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Zones 2A, 2B, 3A, 3B, 10-13, 18, 19
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Salvia dorrii

Desert Sage, Great Basin Blue Sage
Lamiaceae (Labiatae)
Evergreen, Shrubs

SALVIA

Thought of as drought-tolerant shrubs in much of the West, this huge genus—the largest in the mint family—includes many species of shrubs and perennials that need moderate to regular water. In recent years, scores of new species and selections have appeared in Western nurseries, many tender varieties that are even being offered as annuals in cold-winter climates. All sages have square stems and whorls of two-lipped flowers, either distinctly spaced along flower stalks or so tightly crowded that they look like one dense spike; some species have branched inflorescences. Flower colors range from white and yellow through salmon and pink to scarlet and pure red, from pale lavender to true blue and darkest purple. A few sages have fragrant blossoms. Many have aromatic foliage.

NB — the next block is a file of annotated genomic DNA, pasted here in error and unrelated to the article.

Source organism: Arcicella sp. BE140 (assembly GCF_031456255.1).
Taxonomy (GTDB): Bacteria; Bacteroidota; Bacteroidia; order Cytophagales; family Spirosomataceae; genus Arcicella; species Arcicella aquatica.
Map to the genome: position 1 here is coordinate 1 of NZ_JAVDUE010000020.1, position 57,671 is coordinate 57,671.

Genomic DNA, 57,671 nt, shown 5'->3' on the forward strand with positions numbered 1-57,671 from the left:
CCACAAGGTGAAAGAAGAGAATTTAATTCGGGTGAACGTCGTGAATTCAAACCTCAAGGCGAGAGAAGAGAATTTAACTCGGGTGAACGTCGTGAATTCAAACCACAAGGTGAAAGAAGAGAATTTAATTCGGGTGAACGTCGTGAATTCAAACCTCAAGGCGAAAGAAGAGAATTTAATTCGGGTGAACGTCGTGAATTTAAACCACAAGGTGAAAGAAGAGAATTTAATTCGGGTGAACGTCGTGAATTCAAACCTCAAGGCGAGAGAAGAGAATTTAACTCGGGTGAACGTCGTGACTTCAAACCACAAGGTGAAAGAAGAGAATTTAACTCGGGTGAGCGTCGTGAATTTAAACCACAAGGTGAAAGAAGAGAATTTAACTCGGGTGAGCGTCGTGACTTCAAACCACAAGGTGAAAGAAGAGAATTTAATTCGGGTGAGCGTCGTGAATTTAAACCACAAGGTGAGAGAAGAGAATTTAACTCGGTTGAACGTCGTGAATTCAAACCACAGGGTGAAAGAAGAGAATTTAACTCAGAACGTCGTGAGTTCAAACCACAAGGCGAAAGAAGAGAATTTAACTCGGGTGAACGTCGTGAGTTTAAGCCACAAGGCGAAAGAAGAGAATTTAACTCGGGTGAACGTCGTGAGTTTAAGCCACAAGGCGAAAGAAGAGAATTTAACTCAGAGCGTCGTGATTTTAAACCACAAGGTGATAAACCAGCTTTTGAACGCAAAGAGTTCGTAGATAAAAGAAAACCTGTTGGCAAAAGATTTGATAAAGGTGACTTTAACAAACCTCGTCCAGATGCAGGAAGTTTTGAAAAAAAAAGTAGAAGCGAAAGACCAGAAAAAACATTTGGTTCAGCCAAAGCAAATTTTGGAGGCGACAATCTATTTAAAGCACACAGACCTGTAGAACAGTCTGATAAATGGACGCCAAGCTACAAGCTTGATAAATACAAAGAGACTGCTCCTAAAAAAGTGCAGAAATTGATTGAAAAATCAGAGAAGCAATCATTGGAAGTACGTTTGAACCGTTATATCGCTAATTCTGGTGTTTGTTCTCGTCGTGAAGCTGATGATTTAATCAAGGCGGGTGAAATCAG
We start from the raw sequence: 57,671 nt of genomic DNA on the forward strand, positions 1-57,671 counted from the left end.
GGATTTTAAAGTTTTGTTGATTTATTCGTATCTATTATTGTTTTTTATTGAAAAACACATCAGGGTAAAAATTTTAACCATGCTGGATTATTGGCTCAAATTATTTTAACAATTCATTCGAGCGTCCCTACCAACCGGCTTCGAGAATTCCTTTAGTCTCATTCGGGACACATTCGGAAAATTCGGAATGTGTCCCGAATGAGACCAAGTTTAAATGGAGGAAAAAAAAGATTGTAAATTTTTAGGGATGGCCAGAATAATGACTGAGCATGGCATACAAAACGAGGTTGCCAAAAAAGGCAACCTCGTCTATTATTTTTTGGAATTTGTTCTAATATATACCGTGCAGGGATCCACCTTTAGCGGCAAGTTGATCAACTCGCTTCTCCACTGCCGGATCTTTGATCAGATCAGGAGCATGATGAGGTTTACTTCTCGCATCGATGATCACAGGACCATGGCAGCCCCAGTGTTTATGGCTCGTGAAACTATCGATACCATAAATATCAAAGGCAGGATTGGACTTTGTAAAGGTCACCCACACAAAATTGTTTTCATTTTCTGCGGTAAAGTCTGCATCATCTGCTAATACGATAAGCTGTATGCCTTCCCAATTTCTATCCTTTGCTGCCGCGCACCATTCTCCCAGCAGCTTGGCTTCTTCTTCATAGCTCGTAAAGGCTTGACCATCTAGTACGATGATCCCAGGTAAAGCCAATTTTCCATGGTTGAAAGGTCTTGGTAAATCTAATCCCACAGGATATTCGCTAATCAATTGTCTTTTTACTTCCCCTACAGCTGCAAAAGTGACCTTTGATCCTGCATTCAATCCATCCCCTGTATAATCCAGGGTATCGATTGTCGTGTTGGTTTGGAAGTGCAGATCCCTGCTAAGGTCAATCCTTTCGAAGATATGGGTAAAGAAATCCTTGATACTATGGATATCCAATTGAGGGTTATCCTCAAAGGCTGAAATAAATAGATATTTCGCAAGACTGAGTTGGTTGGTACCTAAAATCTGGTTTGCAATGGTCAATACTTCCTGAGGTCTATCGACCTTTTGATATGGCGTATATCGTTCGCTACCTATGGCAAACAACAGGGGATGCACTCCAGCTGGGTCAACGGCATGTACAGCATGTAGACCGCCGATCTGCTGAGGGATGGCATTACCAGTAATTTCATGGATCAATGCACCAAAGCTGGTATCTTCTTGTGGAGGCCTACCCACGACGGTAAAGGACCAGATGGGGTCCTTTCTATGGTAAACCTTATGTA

Nurseries in the West offer nearly 100 species as well as dozens of selections and hybrids. Names are often confused; S. x jamensis varieties are often assigned to S. greggii; and S. nemorosa varieties are often interchanged with S. x superba and S. x sylvestris varieties. 

Salvia dorrii

Evergreen shrub, native to high deserts from Washington and Idaho south to California and Arizona. May have a rounded habit or form a spreading mat; grows to 1–3 ft. tall and 2–4 ft. wide. Branches are densely clothed in gray, linear or spoon-shaped, 1/4–1 1/4-in. leaves. Blooms in late spring; each 1–2-ft.-long stem bears three to five widely spaced whorls of light to deep blue, 1-in. flowers with deep blue bracts and calyxes. Needs sandy soil and perfect drainage. Drought-tolerant. Good in dry desert gardens.

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